The SNL Sketch and Noble Wars

Sunday morning, I gave up hope of sleeping until 8am when my nearly one-year-old managed one last sharp slap to my face. I rolled over, kissed her forehead, and checked Facebook. I found that SNL had delivered a sketch that not many found funny: a spoof of the Toyota Super Bowl ad of a young woman joining ISIS. The original ad, and the expectation, would have this woman with a bright future marching off to join the Army. Or Marines. Or Navy. Or Air Force. But not ISIS — that would be crazy.

Source: BuzzFeed

What drew my attention more than the content, however, was the reaction. I began to ask myself why so many people believed SNL had gone too far with this topic. What would make the idea of a woman leaving her father to fight in Iraq or Afghanistan heartwarming? And yet that is the assumption, that fighting one battle and losing a daughter to one war would be somehow justified and make us shed a proud tear.  I also looked at my two little ones and wondered what would motivate youth to join ISIS in the first place. It may not be what we want to hear, especially as parents, but I believe that the same factors motivating any person to join any war are often similar, if not the same. In the same way a daughter might leave her family to join the military in hopes of spreading justice, a daughter might also leave her family to join a movement in a foreign country, in hopes of spreading the same justice. We fight for the right to dictate how our young people see the world, but we fall apart when they don’t choose “the right side.”

We don’t want to hear it. We don’t want to imagine that the teen girls who boarded planes to eventually enter Syria were thinking about the same things as the high school girls who may have entered the military post-9/11. We don’t want to hear it because it destroys the construct of “us versus them.” Sure, both groups envision themselves defending an innocent group of people who are fighting for freedom and justice; both groups sympathize with a group  of people suffering loss and destruction, and both groups have viewed hours of propaganda convincing them that their efforts will not be in vain. In contrast, both groups might be victims of bullying looking for a place to fit in and be heard. In truth, there are countless motivations for both groups. But they must be different.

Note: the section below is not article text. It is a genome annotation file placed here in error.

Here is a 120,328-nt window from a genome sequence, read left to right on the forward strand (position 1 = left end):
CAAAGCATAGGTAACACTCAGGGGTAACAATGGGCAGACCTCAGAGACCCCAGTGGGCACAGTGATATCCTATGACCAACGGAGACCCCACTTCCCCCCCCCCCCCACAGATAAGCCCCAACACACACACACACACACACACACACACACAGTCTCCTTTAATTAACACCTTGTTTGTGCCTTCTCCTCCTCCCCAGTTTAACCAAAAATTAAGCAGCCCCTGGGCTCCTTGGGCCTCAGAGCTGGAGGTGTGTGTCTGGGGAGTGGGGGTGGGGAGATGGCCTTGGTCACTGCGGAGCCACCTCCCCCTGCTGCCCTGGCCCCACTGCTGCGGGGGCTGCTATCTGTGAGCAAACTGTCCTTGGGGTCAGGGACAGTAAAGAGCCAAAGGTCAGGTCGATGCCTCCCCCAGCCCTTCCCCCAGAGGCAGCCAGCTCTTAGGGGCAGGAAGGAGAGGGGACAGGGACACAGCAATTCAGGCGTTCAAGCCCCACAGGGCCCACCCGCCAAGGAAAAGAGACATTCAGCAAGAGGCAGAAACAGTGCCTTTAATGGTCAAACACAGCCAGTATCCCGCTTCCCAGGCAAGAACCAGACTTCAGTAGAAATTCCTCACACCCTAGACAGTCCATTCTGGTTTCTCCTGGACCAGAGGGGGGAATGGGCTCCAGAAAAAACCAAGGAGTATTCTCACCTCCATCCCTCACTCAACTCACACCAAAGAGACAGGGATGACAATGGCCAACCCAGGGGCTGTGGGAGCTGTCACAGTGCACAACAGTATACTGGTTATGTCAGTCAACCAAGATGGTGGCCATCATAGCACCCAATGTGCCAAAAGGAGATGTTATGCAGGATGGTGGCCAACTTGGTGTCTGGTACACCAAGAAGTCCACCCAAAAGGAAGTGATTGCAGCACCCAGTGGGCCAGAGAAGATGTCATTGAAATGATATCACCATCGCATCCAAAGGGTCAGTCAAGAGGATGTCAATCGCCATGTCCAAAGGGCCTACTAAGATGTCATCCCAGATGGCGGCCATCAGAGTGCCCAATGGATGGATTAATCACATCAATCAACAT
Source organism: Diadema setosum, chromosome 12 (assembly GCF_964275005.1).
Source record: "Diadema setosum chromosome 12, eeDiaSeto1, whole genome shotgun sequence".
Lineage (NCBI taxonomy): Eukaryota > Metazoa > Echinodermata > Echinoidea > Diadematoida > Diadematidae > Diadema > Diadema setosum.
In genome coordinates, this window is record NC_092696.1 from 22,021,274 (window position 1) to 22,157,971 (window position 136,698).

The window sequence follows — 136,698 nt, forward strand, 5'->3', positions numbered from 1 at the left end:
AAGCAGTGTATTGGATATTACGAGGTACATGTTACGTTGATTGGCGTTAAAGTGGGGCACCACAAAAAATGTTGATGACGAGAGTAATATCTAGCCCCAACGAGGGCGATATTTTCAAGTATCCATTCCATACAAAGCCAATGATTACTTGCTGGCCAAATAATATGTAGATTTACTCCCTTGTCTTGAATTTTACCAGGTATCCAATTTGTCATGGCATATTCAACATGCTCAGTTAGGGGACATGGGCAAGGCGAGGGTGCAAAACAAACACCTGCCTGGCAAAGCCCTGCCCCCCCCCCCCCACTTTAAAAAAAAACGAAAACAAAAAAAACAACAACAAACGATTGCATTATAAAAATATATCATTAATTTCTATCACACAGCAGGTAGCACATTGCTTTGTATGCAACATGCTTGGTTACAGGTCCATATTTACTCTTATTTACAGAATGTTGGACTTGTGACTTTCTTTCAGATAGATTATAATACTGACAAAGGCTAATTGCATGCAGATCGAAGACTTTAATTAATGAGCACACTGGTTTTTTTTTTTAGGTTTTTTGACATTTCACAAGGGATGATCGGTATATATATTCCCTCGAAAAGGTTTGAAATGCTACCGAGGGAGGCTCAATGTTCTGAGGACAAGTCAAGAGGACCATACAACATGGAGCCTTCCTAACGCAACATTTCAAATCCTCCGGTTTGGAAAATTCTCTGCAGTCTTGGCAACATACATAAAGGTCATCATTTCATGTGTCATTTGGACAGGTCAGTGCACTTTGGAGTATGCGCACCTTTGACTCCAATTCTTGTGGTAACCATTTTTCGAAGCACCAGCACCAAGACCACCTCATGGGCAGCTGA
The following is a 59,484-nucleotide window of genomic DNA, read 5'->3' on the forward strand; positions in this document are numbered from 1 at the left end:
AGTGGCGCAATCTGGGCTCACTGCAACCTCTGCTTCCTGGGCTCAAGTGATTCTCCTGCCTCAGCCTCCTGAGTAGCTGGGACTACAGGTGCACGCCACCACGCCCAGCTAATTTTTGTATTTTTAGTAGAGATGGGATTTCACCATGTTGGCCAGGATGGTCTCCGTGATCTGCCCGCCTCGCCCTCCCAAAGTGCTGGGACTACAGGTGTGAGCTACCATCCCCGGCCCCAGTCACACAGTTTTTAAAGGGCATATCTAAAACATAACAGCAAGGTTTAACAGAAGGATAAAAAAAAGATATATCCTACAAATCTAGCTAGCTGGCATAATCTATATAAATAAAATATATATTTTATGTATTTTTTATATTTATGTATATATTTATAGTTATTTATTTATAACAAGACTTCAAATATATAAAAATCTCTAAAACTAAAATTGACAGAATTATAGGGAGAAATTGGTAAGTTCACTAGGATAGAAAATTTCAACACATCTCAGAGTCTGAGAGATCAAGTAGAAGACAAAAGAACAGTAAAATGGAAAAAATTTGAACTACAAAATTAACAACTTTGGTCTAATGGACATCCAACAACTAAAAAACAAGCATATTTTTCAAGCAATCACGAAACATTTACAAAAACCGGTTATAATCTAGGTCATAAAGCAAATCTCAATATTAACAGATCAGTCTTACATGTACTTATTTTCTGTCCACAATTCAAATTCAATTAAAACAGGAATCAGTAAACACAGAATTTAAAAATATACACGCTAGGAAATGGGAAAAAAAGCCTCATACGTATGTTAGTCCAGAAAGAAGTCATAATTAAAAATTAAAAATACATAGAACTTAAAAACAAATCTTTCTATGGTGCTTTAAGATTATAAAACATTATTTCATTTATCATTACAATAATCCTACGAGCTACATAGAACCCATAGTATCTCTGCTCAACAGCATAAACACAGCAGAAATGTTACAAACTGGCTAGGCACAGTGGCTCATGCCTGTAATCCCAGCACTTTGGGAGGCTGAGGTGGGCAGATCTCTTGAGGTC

If we are to prevent our sons and daughters from joining movements such as ISIS, we must have honest conversations about why people join them. We cannot imagine they are fringe groups of rebel teens who are brainwashed and mentally unstable. It is imperative to see these youth as the young people we see every day in our homes and classroom. The problem is that many youth are taught that some battles are noble and others are not, and the decision is not on the reason for the battle, but who is fighting. This is why the media cried out at the death of Muath Al-Kasaesbeh but remained silent at the drone strike that burned 13-year-old Mohammed Toiman al-Jahmi. It is acceptable to seek revenge for 9/11. It is acceptable to drop drones on Yemeni grandmothers. It is okay to provide training to corrupt officers in Honduras. There’s no problem with holding prisoners at Guantanamo Bay without legal recourse. We normalize all of these practices under the assumption that the goal is freedom and  liberty. It is unfair and irresponsible to assume that people could not use the same guise in recruiting for ISIS. In fact, that may be why it is so successful in recruiting.

What our young people deserve is honesty. Life is complicated and very rarely can one person, much less one group or one government, be categorized as completely evil or completely noble. When we set up our youth to believe in a world with such sharp divisions and no room for critical analyzing, we should not be surprised when they follow that teaching but choose the “other” noble side.

Stephanie Wallace teaches English and Spanish at a North Carolina university. She seeks interfaith understanding and respect for religious diversity.


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